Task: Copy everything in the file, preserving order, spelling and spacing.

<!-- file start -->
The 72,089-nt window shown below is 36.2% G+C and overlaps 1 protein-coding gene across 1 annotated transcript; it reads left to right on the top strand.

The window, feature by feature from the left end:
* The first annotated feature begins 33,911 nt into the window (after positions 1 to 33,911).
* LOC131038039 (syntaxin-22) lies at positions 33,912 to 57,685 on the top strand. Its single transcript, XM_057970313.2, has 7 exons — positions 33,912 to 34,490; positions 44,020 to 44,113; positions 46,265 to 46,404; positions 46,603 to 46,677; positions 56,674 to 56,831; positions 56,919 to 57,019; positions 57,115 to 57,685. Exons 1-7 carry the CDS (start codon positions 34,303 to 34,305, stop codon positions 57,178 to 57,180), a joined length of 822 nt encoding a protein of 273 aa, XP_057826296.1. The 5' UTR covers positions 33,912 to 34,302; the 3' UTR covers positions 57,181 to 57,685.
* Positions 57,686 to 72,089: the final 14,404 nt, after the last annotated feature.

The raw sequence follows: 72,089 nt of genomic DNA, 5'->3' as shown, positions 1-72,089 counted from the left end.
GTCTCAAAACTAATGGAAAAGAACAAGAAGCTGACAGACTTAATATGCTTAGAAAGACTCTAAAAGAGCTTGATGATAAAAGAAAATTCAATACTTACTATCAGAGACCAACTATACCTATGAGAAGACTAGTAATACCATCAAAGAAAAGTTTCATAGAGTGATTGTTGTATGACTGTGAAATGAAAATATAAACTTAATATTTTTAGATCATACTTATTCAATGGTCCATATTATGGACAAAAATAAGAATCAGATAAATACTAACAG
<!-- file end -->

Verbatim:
The 72,089-nt window shown below is 36.2% G+C and overlaps 1 protein-coding gene across 1 annotated transcript; it reads left to right on the top strand.

The window, feature by feature from the left end:
* The first annotated feature begins 33,911 nt into the window (after positions 1 to 33,911).
* LOC131038039 (syntaxin-22) lies at positions 33,912 to 57,685 on the top strand. Its single transcript, XM_057970313.2, has 7 exons — positions 33,912 to 34,490; positions 44,020 to 44,113; positions 46,265 to 46,404; positions 46,603 to 46,677; positions 56,674 to 56,831; positions 56,919 to 57,019; positions 57,115 to 57,685. Exons 1-7 carry the CDS (start codon positions 34,303 to 34,305, stop codon positions 57,178 to 57,180), a joined length of 822 nt encoding a protein of 273 aa, XP_057826296.1. The 5' UTR covers positions 33,912 to 34,302; the 3' UTR covers positions 57,181 to 57,685.
* Positions 57,686 to 72,089: the final 14,404 nt, after the last annotated feature.

The raw sequence follows: 72,089 nt of genomic DNA, 5'->3' as shown, positions 1-72,089 counted from the left end.
GTCTCAAAACTAATGGAAAAGAACAAGAAGCTGACAGACTTAATATGCTTAGAAAGACTCTAAAAGAGCTTGATGATAAAAGAAAATTCAATACTTACTATCAGAGACCAACTATACCTATGAGAAGACTAGTAATACCATCAAAGAAAAGTTTCATAGAGTGATTGTTGTATGACTGTGAAATGAAAATATAAACTTAATATTTTTAGATCATACTTATTCAATGGTCCATATTATGGACAAAAATAAGAATCAGATAAATACTAACAG